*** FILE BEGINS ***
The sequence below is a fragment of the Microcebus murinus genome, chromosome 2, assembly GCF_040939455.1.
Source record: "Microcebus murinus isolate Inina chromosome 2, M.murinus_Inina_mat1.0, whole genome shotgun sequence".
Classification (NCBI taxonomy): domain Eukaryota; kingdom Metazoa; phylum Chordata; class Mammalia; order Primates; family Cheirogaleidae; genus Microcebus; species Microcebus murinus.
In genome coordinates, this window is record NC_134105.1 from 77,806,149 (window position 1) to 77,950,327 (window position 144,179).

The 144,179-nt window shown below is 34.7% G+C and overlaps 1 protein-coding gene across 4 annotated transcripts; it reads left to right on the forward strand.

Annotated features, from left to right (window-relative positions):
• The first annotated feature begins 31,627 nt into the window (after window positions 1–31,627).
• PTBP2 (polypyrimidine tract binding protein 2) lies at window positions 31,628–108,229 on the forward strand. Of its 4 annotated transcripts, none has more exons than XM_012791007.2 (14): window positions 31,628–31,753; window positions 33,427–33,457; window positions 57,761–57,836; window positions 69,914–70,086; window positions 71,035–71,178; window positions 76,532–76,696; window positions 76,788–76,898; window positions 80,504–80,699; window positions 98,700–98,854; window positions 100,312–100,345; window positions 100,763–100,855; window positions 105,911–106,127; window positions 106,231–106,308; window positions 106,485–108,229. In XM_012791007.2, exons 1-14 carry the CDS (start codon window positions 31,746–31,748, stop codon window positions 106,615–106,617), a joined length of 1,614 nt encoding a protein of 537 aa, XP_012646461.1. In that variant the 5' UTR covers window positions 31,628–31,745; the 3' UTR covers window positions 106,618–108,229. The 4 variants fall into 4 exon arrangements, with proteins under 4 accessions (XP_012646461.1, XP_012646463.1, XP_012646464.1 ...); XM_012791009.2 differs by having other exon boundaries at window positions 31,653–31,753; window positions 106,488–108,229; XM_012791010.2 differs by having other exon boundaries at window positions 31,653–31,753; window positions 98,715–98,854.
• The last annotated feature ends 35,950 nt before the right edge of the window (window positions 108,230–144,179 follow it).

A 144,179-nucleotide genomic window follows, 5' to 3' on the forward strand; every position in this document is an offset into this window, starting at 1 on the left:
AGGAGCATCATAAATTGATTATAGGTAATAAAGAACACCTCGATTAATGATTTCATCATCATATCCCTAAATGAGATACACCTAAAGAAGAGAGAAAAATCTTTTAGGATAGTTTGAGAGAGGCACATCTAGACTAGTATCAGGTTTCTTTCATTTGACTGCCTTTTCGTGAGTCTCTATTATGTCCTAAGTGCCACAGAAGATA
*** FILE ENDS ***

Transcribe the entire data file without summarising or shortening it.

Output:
The sequence below is a fragment of the Microcebus murinus genome, chromosome 2, assembly GCF_040939455.1.
Source record: "Microcebus murinus isolate Inina chromosome 2, M.murinus_Inina_mat1.0, whole genome shotgun sequence".
Classification (NCBI taxonomy): domain Eukaryota; kingdom Metazoa; phylum Chordata; class Mammalia; order Primates; family Cheirogaleidae; genus Microcebus; species Microcebus murinus.
In genome coordinates, this window is record NC_134105.1 from 77,806,149 (window position 1) to 77,950,327 (window position 144,179).

The 144,179-nt window shown below is 34.7% G+C and overlaps 1 protein-coding gene across 4 annotated transcripts; it reads left to right on the forward strand.

Annotated features, from left to right (window-relative positions):
• The first annotated feature begins 31,627 nt into the window (after window positions 1–31,627).
• PTBP2 (polypyrimidine tract binding protein 2) lies at window positions 31,628–108,229 on the forward strand. Of its 4 annotated transcripts, none has more exons than XM_012791007.2 (14): window positions 31,628–31,753; window positions 33,427–33,457; window positions 57,761–57,836; window positions 69,914–70,086; window positions 71,035–71,178; window positions 76,532–76,696; window positions 76,788–76,898; window positions 80,504–80,699; window positions 98,700–98,854; window positions 100,312–100,345; window positions 100,763–100,855; window positions 105,911–106,127; window positions 106,231–106,308; window positions 106,485–108,229. In XM_012791007.2, exons 1-14 carry the CDS (start codon window positions 31,746–31,748, stop codon window positions 106,615–106,617), a joined length of 1,614 nt encoding a protein of 537 aa, XP_012646461.1. In that variant the 5' UTR covers window positions 31,628–31,745; the 3' UTR covers window positions 106,618–108,229. The 4 variants fall into 4 exon arrangements, with proteins under 4 accessions (XP_012646461.1, XP_012646463.1, XP_012646464.1 ...); XM_012791009.2 differs by having other exon boundaries at window positions 31,653–31,753; window positions 106,488–108,229; XM_012791010.2 differs by having other exon boundaries at window positions 31,653–31,753; window positions 98,715–98,854.
• The last annotated feature ends 35,950 nt before the right edge of the window (window positions 108,230–144,179 follow it).

A 144,179-nucleotide genomic window follows, 5' to 3' on the forward strand; every position in this document is an offset into this window, starting at 1 on the left:
AGGAGCATCATAAATTGATTATAGGTAATAAAGAACACCTCGATTAATGATTTCATCATCATATCCCTAAATGAGATACACCTAAAGAAGAGAGAAAAATCTTTTAGGATAGTTTGAGAGAGGCACATCTAGACTAGTATCAGGTTTCTTTCATTTGACTGCCTTTTCGTGAGTCTCTATTATGTCCTAAGTGCCACAGAAGATA